Pharmaceutical issue pressed after activists’ protest
Thailand has proposed increased cooperation in research and development with the European Union, as well as transfers of technology in the pharmaceutical sector to help improve the standards of the Thai drug industry.
Thailand and the EU last week ended the second round of talks in Chiang Mai on a comprehensive free-trade agreement (FTA). The two sides plan to wrap up the talks covering trade in goods, services and investment next year. The third round of negotiations is scheduled to be held in Brussels from December 9-13, and there will be four more rounds in 2014.
Olarn Chaipravat, the leader of Thailand’s negotiation team, said cooperation in the pharmaceutical industry was one of the most important issues for the Thai side last week.
“The EU should help us develop our pharmaceutical industry to produce quality medicines on a commercial scale to ensure Thais’ access to medicines,” he said.
The issue was pressed during the talks after many activist groups, mainly people living with the Aids virus or other illnesses, raised concerns that they would not be able to access cheap medicine as the EU would favour its own drug-patent holders under the FTA.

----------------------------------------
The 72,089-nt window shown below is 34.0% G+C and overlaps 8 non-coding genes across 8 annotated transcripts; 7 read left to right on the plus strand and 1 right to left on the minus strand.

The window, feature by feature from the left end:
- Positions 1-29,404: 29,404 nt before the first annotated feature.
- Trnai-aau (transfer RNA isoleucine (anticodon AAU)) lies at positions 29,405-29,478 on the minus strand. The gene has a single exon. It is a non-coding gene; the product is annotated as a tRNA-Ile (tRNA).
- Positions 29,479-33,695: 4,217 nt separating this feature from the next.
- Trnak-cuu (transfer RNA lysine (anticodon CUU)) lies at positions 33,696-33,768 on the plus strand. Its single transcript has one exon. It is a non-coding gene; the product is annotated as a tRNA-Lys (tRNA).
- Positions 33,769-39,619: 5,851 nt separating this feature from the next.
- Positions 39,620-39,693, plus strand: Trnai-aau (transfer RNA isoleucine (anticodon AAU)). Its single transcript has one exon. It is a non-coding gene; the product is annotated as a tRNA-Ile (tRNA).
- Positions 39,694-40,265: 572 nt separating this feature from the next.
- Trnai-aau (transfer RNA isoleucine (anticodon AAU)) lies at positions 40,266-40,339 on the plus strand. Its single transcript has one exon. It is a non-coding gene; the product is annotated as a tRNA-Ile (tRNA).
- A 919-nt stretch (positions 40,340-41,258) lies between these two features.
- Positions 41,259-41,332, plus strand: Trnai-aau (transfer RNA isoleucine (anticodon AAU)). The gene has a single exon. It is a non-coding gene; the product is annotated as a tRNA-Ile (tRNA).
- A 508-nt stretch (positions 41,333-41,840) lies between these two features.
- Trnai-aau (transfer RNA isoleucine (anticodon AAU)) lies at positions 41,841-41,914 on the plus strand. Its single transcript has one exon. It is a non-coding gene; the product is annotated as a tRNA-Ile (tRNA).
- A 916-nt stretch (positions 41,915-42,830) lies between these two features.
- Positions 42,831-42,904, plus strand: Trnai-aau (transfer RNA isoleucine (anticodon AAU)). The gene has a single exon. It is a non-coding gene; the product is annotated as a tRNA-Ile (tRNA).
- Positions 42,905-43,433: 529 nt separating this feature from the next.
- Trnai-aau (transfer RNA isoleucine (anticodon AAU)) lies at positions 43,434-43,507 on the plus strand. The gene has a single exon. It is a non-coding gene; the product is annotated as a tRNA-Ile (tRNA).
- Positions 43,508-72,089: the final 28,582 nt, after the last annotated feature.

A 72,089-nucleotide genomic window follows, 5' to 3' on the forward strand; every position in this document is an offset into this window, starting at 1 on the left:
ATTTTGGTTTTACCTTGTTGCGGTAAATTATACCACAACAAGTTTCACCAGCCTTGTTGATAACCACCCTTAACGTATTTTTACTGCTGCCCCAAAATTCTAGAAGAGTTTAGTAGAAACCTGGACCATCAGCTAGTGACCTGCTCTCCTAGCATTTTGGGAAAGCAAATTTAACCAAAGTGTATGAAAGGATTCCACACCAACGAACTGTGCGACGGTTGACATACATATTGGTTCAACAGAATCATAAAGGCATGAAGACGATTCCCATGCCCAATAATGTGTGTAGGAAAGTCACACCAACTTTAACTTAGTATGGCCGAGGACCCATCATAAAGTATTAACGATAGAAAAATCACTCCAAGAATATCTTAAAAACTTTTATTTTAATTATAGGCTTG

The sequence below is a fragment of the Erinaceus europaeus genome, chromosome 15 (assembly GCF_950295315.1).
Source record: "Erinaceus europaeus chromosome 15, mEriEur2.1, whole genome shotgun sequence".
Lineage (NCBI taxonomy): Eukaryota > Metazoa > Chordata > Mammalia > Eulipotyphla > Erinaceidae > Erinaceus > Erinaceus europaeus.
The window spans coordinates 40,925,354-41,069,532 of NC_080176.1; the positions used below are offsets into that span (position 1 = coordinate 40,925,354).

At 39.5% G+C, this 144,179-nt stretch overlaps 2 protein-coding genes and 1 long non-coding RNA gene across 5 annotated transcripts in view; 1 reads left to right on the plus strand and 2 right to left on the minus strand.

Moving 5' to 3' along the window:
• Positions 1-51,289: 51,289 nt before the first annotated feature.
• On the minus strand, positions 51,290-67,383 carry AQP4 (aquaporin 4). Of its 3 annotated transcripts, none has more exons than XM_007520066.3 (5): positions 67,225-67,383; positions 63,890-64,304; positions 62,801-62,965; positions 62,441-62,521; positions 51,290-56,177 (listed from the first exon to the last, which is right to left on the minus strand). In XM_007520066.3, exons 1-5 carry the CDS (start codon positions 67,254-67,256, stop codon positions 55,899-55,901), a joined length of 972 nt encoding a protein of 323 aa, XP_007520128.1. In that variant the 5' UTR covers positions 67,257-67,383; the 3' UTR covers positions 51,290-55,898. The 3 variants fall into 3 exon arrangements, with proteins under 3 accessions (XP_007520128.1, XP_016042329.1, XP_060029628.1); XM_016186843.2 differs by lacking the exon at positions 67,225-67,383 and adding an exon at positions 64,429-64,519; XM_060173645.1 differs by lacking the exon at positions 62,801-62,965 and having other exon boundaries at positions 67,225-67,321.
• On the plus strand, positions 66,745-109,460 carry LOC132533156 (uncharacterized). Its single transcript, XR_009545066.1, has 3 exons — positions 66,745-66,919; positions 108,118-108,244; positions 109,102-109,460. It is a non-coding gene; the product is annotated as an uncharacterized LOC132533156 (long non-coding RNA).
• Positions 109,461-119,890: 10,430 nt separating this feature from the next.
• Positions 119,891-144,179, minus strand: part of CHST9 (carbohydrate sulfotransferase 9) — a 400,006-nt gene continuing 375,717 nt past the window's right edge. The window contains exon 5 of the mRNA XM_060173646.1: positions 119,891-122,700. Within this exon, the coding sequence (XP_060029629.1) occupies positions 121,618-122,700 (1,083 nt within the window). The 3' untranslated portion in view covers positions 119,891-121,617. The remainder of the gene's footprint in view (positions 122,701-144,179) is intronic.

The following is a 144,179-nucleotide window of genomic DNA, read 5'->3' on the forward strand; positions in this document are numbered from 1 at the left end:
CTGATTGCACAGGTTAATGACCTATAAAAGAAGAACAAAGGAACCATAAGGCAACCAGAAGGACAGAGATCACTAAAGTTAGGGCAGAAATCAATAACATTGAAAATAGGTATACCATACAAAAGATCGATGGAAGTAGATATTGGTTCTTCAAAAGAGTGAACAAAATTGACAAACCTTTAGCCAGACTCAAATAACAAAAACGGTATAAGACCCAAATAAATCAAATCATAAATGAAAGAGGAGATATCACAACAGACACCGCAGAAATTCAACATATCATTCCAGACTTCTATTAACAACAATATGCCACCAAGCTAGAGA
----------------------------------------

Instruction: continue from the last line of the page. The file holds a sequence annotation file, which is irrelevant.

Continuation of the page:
Olarn said the FTA negotiations could not deal with every issue individually, but the agreement would emphasise the overall benefit of the Thai people. The government will also consider preventive and remedy measures to help industries that would be impacted by the agreement.
The negotiations consist of 15 parts. Those are plenary or overall negotiation, trade in goods, rules of origin, customs and trade facilitation, sanitary and phytosanitary measures, technical barriers to trade, trade remedies, trade in services, investment, public procurement, intellectual-property rights, competition policy, dispute settlement, sustainable development, and transparency and general, institutional and final provisions.